The Kurundi incident also opened the eyes of the nation and made them see the many threats faced by the heritage in the North and East. Along with the Kurundi incident, a long list of similar incidents of the past and currently happening came into the limelight.

It is no secret that the many ancient sites and monuments of the North and East and some places such as Kuragala and Devanagala are facing threats caused by religious extremists and racists.

When the Kurundi incident arose, some on social media twisted the incident to say that it was a fabricated incident to provoke racism by Buddhist monks and Sinhala racists. However, in no time it was proven that these accusations were false. We must note that revealing the damages or threats to a heritage site, is not to provoke racism, but to protect the country’s national heritage. Therefore, twisting the truth and misinterpreting such incidents shouldn’t be done.

This incident also made us realise the important role media can play in protecting the country’s cultural heritage, by reporting the truth and facts and by being non-bias.

Thus, realising our responsibility and duty toward the country’s cultural heritage, we will embark on a journey, to explore the scattered ancient sites and monuments in the country’s North and East. This, by any means, is not to provoke racism or spread hatred. We will report the events of history as it was, purely and solely based on archaeological evidence and accurate historical records. We will not be biased towards a race or a religion or any political view, nor shall we give space to myths and fables.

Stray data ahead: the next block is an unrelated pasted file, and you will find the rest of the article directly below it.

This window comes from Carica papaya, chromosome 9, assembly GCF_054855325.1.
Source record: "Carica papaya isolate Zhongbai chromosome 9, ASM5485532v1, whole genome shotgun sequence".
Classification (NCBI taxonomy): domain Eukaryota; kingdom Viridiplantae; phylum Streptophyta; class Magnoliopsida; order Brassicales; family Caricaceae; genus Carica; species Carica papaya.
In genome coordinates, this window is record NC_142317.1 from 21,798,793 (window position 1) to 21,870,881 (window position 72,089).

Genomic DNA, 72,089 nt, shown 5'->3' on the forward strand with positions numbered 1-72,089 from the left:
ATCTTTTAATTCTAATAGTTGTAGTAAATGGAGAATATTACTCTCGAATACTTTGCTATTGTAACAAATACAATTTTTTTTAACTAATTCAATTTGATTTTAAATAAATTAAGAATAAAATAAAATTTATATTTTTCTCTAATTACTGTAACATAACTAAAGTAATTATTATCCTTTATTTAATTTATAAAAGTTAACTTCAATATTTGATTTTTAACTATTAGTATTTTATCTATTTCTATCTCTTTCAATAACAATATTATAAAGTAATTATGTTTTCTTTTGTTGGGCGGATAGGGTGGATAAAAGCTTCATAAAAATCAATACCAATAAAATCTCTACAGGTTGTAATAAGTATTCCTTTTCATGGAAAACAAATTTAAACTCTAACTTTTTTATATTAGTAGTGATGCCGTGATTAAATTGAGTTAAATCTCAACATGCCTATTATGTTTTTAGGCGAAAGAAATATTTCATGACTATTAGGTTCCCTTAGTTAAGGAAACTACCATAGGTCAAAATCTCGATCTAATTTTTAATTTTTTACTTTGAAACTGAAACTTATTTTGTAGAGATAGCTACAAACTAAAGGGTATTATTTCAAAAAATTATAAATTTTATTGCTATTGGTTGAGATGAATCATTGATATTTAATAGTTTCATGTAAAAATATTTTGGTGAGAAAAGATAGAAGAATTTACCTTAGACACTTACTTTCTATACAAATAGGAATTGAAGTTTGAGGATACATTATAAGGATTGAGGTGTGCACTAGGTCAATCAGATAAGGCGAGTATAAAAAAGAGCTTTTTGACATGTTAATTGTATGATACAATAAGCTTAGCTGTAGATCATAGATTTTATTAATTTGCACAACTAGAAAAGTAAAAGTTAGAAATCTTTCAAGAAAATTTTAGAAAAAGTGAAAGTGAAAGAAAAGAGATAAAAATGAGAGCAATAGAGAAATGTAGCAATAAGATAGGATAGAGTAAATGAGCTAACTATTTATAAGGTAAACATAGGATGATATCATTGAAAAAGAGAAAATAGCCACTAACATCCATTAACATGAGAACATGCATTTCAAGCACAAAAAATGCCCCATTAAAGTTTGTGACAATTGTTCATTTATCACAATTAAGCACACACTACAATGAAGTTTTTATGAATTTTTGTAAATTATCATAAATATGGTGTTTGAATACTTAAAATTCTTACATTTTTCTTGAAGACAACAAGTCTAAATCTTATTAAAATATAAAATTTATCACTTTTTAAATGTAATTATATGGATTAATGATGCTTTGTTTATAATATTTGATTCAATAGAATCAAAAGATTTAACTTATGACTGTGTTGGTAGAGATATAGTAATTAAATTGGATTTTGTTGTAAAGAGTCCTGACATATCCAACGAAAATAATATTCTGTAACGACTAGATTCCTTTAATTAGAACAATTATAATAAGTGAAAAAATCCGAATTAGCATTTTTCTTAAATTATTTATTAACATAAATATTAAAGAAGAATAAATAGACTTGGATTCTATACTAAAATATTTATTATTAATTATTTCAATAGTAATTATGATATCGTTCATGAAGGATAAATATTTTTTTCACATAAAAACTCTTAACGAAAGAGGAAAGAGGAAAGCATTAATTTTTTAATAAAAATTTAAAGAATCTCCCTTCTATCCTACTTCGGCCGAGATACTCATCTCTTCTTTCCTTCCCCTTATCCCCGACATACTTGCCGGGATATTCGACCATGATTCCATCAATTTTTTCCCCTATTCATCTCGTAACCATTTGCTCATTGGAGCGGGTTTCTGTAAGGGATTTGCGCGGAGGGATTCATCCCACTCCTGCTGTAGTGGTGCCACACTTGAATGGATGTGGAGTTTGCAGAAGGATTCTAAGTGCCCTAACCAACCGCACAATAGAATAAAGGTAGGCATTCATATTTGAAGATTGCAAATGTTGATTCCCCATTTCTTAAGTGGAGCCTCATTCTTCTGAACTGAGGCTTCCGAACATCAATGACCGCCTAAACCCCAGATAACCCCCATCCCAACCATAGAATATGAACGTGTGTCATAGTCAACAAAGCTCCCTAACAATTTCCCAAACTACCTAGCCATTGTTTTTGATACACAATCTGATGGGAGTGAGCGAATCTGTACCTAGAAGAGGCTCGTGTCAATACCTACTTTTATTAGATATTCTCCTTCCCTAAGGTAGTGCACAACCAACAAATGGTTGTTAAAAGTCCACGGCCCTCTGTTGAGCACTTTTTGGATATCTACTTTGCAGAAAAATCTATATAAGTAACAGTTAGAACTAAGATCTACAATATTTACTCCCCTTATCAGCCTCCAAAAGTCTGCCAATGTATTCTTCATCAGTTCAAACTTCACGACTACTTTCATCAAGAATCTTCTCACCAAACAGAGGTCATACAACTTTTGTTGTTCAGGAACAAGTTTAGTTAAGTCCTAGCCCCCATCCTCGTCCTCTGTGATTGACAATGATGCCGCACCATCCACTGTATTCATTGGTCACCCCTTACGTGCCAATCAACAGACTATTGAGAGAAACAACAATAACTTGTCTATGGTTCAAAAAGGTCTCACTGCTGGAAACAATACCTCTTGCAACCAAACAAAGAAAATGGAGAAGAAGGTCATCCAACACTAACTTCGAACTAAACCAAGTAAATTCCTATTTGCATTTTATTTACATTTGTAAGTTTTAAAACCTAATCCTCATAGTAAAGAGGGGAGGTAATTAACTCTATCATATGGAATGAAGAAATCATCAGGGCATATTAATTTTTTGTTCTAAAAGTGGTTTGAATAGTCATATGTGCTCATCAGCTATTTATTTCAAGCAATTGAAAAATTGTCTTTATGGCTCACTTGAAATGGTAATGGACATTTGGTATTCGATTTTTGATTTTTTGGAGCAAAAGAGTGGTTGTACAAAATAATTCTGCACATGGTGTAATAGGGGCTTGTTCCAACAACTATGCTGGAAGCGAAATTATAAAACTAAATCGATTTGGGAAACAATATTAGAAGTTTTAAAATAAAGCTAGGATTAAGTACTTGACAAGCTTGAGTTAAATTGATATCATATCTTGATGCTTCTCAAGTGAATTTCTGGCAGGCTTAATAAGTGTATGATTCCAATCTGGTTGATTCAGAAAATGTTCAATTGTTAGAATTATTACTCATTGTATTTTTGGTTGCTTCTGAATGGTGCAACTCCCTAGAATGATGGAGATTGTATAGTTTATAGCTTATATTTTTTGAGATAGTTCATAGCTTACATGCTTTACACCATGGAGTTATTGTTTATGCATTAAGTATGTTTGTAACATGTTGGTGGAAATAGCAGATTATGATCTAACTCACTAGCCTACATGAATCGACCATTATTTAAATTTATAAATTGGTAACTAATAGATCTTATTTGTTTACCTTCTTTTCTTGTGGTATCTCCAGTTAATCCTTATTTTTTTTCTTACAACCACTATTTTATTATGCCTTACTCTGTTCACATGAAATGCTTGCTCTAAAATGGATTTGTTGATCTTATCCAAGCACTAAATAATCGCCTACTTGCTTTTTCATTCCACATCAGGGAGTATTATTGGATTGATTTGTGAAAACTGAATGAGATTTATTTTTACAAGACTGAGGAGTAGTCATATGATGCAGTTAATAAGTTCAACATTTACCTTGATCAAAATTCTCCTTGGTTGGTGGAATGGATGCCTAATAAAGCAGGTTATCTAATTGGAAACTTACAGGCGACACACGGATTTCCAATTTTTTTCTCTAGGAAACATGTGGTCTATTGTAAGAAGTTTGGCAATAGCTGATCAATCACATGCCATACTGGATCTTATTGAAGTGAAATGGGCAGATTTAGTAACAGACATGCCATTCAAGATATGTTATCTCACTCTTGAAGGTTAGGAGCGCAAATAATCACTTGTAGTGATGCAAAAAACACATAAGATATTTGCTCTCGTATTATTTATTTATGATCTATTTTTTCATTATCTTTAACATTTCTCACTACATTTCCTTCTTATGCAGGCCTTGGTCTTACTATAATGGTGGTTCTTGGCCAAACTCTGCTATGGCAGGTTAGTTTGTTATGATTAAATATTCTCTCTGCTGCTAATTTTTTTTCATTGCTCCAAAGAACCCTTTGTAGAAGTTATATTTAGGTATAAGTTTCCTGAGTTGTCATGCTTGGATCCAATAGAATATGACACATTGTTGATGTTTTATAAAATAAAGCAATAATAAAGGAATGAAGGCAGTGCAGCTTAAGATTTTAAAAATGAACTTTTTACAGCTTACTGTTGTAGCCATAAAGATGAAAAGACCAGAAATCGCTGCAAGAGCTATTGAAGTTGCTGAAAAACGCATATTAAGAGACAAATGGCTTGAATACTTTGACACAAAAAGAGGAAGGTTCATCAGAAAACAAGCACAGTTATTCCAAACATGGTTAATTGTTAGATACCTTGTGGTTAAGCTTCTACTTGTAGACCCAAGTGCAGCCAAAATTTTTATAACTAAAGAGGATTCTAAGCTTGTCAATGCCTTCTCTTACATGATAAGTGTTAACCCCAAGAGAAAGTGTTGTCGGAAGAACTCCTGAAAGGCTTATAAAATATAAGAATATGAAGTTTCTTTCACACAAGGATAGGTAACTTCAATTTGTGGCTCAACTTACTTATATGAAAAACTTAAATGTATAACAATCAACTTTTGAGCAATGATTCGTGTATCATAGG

Ruins don’t lie

Archaeological evidence does not lie and their true identity cannot be faked. If a statue was discovered at an ancient temple in Jaffna, Kilinochchi, or Mullaitivu, and it is identified as a Buddha statue or a Bodhisattva statue, it is a fact. That cannot be twisted and be given a false identity. If a stone inscription found at Oddusudan or Pottuvil or Vavunyia reads as if it was a place offered to monks by a king bearing a Sinhala name, that is a fact. These readings or interpretations were given following accepted theories and methods. Hence, fighting over such facts, and twisting the truth is baseless.